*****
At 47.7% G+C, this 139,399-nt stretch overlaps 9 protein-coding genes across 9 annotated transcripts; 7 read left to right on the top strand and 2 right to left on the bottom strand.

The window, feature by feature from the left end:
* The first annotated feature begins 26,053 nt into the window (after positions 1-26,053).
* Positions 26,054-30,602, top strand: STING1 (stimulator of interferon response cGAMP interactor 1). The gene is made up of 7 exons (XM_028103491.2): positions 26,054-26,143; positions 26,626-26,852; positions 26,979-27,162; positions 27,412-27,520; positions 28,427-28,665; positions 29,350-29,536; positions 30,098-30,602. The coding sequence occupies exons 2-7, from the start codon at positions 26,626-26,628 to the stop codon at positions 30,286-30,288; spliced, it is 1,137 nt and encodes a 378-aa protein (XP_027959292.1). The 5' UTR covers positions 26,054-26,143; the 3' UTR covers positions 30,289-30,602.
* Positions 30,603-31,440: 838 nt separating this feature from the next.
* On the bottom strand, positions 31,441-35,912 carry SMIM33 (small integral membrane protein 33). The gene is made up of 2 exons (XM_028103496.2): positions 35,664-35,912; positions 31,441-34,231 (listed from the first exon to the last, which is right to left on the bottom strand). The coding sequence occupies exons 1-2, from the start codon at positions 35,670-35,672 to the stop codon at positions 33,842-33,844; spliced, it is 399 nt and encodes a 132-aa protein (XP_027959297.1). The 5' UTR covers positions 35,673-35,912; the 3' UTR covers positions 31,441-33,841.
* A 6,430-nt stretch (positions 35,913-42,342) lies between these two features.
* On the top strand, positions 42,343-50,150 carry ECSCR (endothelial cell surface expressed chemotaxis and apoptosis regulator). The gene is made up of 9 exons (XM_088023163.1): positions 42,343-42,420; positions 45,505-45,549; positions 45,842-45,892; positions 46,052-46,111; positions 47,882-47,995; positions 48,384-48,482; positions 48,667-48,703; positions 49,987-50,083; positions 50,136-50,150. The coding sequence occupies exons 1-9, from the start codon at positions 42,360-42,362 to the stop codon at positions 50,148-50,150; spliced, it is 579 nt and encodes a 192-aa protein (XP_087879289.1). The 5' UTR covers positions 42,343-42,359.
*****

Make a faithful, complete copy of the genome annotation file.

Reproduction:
At 47.7% G+C, this 139,399-nt stretch overlaps 9 protein-coding genes across 9 annotated transcripts; 7 read left to right on the top strand and 2 right to left on the bottom strand.

The window, feature by feature from the left end:
* The first annotated feature begins 26,053 nt into the window (after positions 1-26,053).
* Positions 26,054-30,602, top strand: STING1 (stimulator of interferon response cGAMP interactor 1). The gene is made up of 7 exons (XM_028103491.2): positions 26,054-26,143; positions 26,626-26,852; positions 26,979-27,162; positions 27,412-27,520; positions 28,427-28,665; positions 29,350-29,536; positions 30,098-30,602. The coding sequence occupies exons 2-7, from the start codon at positions 26,626-26,628 to the stop codon at positions 30,286-30,288; spliced, it is 1,137 nt and encodes a 378-aa protein (XP_027959292.1). The 5' UTR covers positions 26,054-26,143; the 3' UTR covers positions 30,289-30,602.
* Positions 30,603-31,440: 838 nt separating this feature from the next.
* On the bottom strand, positions 31,441-35,912 carry SMIM33 (small integral membrane protein 33). The gene is made up of 2 exons (XM_028103496.2): positions 35,664-35,912; positions 31,441-34,231 (listed from the first exon to the last, which is right to left on the bottom strand). The coding sequence occupies exons 1-2, from the start codon at positions 35,670-35,672 to the stop codon at positions 33,842-33,844; spliced, it is 399 nt and encodes a 132-aa protein (XP_027959297.1). The 5' UTR covers positions 35,673-35,912; the 3' UTR covers positions 31,441-33,841.
* A 6,430-nt stretch (positions 35,913-42,342) lies between these two features.
* On the top strand, positions 42,343-50,150 carry ECSCR (endothelial cell surface expressed chemotaxis and apoptosis regulator). The gene is made up of 9 exons (XM_088023163.1): positions 42,343-42,420; positions 45,505-45,549; positions 45,842-45,892; positions 46,052-46,111; positions 47,882-47,995; positions 48,384-48,482; positions 48,667-48,703; positions 49,987-50,083; positions 50,136-50,150. The coding sequence occupies exons 1-9, from the start codon at positions 42,360-42,362 to the stop codon at positions 50,148-50,150; spliced, it is 579 nt and encodes a 192-aa protein (XP_087879289.1). The 5' UTR covers positions 42,343-42,359.